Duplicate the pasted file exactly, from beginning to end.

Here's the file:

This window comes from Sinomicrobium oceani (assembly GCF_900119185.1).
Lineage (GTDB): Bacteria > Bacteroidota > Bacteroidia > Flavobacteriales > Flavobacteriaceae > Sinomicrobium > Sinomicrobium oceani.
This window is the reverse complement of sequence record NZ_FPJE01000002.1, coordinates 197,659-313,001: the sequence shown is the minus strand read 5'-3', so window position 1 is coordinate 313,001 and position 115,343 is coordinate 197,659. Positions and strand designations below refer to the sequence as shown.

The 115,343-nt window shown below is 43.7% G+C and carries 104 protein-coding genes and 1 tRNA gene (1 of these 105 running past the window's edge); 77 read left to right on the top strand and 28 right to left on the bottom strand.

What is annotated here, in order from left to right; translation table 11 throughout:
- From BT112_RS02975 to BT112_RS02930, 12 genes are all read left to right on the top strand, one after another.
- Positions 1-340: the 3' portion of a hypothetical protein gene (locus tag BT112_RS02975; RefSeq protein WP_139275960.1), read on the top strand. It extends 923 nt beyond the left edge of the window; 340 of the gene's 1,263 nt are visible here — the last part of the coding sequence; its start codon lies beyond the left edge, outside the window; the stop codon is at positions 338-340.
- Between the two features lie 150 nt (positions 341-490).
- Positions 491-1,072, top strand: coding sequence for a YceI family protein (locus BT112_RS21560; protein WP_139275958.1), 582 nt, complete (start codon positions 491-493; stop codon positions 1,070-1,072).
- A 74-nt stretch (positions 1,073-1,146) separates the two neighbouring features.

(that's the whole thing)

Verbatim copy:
This window comes from Sinomicrobium oceani (assembly GCF_900119185.1).
Lineage (GTDB): Bacteria > Bacteroidota > Bacteroidia > Flavobacteriales > Flavobacteriaceae > Sinomicrobium > Sinomicrobium oceani.
This window is the reverse complement of sequence record NZ_FPJE01000002.1, coordinates 197,659-313,001: the sequence shown is the minus strand read 5'-3', so window position 1 is coordinate 313,001 and position 115,343 is coordinate 197,659. Positions and strand designations below refer to the sequence as shown.

The 115,343-nt window shown below is 43.7% G+C and carries 104 protein-coding genes and 1 tRNA gene (1 of these 105 running past the window's edge); 77 read left to right on the top strand and 28 right to left on the bottom strand.

What is annotated here, in order from left to right; translation table 11 throughout:
- From BT112_RS02975 to BT112_RS02930, 12 genes are all read left to right on the top strand, one after another.
- Positions 1-340: the 3' portion of a hypothetical protein gene (locus tag BT112_RS02975; RefSeq protein WP_139275960.1), read on the top strand. It extends 923 nt beyond the left edge of the window; 340 of the gene's 1,263 nt are visible here — the last part of the coding sequence; its start codon lies beyond the left edge, outside the window; the stop codon is at positions 338-340.
- Between the two features lie 150 nt (positions 341-490).
- Positions 491-1,072, top strand: coding sequence for a YceI family protein (locus BT112_RS21560; protein WP_139275958.1), 582 nt, complete (start codon positions 491-493; stop codon positions 1,070-1,072).
- A 74-nt stretch (positions 1,073-1,146) separates the two neighbouring features.